If you’re looking for ways to simplify your student loan repayment strategy or pay down your balance more quickly, you may be considering consolidation or refinancing your debt.
But while the two terms are similar with other types of debt, they’re completely different paths you can take with student loan debt. To make sure you do what’s best with your student loan debt, it’s essential to understand how each option works and what to expect with the process.
Student loan consolidation usually refers to a federal Direct Consolidation Loan, which is a program provided by the U.S. Department of Education for federal student loan borrowers only — private student loans aren’t eligible.
A Direct Consolidation Loan allows you to combine multiple federal loans into one new loan, which can simplify your monthly payments if you have loans with more than one servicer. Unlike with refinancing, you don’t need to undergo a credit check when you consolidate student loans.
Consolidating can also help you extend your repayment period to up to 30 years, lowering your monthly payments. It may also help you gain access to certain federal student loan benefits you might not have had before.
For example, Parent PLUS loans are eligible for an income-contingent repayment plan only after they’ve been consolidated. Also, consolidating defaulted federal loans can bring them out of default and restore benefits you may have lost while the debt was in collections.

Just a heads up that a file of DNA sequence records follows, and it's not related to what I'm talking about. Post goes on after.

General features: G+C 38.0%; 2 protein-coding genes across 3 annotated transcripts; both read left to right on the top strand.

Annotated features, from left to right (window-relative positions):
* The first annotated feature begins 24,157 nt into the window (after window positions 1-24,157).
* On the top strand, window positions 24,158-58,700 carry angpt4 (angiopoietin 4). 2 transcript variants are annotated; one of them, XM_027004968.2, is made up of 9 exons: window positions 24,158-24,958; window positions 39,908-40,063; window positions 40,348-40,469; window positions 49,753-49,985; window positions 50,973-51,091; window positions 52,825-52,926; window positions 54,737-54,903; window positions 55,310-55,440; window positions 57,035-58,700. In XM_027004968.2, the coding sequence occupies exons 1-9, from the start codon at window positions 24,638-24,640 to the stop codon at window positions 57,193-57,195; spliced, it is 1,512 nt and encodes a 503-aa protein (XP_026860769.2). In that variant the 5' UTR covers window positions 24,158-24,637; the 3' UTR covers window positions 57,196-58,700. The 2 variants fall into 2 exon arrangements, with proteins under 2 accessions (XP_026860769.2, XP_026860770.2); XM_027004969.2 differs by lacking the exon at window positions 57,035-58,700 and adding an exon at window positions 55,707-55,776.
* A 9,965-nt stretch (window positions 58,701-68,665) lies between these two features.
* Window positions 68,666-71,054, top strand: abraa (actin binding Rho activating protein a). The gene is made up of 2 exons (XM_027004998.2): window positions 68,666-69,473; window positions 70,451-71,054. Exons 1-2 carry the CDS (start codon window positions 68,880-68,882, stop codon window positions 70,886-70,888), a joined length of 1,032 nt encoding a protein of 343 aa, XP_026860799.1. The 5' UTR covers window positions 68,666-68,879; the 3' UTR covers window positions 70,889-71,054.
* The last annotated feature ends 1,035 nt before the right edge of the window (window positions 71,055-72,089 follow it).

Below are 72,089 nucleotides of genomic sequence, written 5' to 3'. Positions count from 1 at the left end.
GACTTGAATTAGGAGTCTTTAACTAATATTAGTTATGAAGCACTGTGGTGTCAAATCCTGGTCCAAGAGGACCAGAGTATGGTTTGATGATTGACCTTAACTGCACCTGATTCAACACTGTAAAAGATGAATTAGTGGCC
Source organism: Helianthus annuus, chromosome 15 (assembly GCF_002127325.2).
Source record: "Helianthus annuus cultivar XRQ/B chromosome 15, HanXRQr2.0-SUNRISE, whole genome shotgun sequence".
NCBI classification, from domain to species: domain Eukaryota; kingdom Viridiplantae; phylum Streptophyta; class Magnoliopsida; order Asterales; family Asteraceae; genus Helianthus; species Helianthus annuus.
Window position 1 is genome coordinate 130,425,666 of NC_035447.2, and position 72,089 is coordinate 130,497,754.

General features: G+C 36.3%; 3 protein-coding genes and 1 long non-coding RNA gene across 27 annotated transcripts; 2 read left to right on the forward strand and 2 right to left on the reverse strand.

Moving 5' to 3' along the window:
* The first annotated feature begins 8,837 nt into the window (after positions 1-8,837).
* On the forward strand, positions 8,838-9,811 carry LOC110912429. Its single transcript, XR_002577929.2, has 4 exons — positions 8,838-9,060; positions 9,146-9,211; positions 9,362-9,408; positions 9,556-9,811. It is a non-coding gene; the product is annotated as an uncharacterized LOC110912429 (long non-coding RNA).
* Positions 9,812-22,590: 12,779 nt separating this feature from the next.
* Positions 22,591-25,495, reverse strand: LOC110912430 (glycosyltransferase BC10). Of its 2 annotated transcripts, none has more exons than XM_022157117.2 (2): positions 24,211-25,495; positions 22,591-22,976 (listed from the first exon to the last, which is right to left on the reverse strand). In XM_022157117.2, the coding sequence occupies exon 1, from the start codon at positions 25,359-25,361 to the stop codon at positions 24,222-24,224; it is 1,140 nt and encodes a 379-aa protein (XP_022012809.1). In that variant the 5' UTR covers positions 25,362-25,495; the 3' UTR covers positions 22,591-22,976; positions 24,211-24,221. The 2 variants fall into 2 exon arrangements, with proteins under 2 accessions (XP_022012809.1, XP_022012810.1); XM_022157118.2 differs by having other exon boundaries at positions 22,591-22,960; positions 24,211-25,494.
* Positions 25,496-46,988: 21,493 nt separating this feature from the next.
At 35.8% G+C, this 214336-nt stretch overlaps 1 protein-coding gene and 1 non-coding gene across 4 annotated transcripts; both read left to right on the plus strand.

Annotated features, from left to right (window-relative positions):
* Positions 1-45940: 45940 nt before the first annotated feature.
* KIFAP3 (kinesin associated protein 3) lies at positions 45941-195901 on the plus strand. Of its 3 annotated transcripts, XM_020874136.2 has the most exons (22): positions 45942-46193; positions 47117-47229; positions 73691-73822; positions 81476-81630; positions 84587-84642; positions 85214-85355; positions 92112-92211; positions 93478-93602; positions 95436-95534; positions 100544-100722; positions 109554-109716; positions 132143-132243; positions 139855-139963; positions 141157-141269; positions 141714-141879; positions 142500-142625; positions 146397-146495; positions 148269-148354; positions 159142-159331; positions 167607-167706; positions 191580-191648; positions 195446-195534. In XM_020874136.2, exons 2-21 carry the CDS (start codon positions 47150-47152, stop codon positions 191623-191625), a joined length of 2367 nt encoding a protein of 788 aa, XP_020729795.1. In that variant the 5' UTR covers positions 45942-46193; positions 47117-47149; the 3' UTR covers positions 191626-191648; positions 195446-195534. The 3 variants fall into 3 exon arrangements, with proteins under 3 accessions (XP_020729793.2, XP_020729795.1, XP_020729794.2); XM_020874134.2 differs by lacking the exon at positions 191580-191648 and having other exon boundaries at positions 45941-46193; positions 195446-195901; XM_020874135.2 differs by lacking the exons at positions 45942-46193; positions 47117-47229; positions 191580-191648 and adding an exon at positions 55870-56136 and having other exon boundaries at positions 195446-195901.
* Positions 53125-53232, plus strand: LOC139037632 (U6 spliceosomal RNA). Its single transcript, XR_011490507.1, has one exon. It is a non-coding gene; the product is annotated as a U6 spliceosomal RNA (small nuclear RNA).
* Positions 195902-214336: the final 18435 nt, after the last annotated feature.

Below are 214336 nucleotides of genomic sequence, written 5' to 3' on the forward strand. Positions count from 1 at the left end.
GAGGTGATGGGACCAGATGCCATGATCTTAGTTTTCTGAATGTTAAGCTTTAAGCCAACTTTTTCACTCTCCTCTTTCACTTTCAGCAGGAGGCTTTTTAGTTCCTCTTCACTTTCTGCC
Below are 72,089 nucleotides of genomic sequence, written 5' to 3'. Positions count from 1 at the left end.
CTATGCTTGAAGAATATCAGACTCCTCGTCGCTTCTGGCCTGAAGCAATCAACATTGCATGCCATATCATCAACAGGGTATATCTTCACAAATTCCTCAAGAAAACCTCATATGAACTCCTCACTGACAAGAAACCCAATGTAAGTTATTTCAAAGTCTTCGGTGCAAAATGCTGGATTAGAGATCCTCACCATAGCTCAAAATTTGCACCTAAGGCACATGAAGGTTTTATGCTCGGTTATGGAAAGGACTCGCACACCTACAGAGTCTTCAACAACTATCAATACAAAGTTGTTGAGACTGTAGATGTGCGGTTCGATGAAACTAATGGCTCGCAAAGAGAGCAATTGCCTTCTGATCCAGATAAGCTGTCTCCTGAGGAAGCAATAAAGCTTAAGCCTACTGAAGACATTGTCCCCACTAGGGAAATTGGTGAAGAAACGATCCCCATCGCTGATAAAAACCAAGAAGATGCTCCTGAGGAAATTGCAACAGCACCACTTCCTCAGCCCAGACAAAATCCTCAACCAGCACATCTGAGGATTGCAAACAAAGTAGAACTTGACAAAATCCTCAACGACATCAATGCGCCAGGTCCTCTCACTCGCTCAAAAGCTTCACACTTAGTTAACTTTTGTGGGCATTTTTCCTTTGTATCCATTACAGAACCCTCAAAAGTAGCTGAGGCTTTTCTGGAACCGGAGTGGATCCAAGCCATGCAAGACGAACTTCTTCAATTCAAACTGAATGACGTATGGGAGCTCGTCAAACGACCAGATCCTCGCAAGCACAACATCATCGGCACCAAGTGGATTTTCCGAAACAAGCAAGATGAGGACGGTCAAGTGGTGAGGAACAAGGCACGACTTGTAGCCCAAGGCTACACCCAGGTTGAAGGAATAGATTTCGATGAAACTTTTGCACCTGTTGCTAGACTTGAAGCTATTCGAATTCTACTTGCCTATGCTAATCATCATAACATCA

That said, consolidating federal loans through the U.S. Department of Education is unlikely to save you money. The interest rate on your new loan is the weighted average rate of the loans you want to consolidate, rounded up to the nearest one-eighth of a percent.
And if you extend your repayment term with your consolidation loan to get a lower monthly payment, that means you’ll also pay more in interest over the life of the new loan.
Finally, if you’re already on an income-driven repayment plan or in the Public Service Loan Forgiveness program when you consolidate student loans, it resets the clock on your eligibility for loan forgiveness under those programs.
Refinancing student loans involves working with a private lender instead of the federal government. Borrowers can refinance federal student loans, as well as other private student loans, and can even combine the two types into one new loan.
You can also leave low-interest federal loans with your current servicer and refinance your higher-rate loans.
If you qualify, refinancing can help you lower your interest rate, monthly payment, or both. Student loan refinance lenders may also be able to provide more flexible repayment options, including a shorter repayment term if you want to eliminate your debt faster.
Because you’re working with private lenders, you’ll need to undergo a credit check to get approved for student loan refinancing. That said, there are several lenders out there from which you can choose, and each has its own eligibility criteria.
If you don’t qualify on your own or can’t get a lower rate than what you’re currently paying, you can often apply with a co-signer with great credit and income to improve your chances.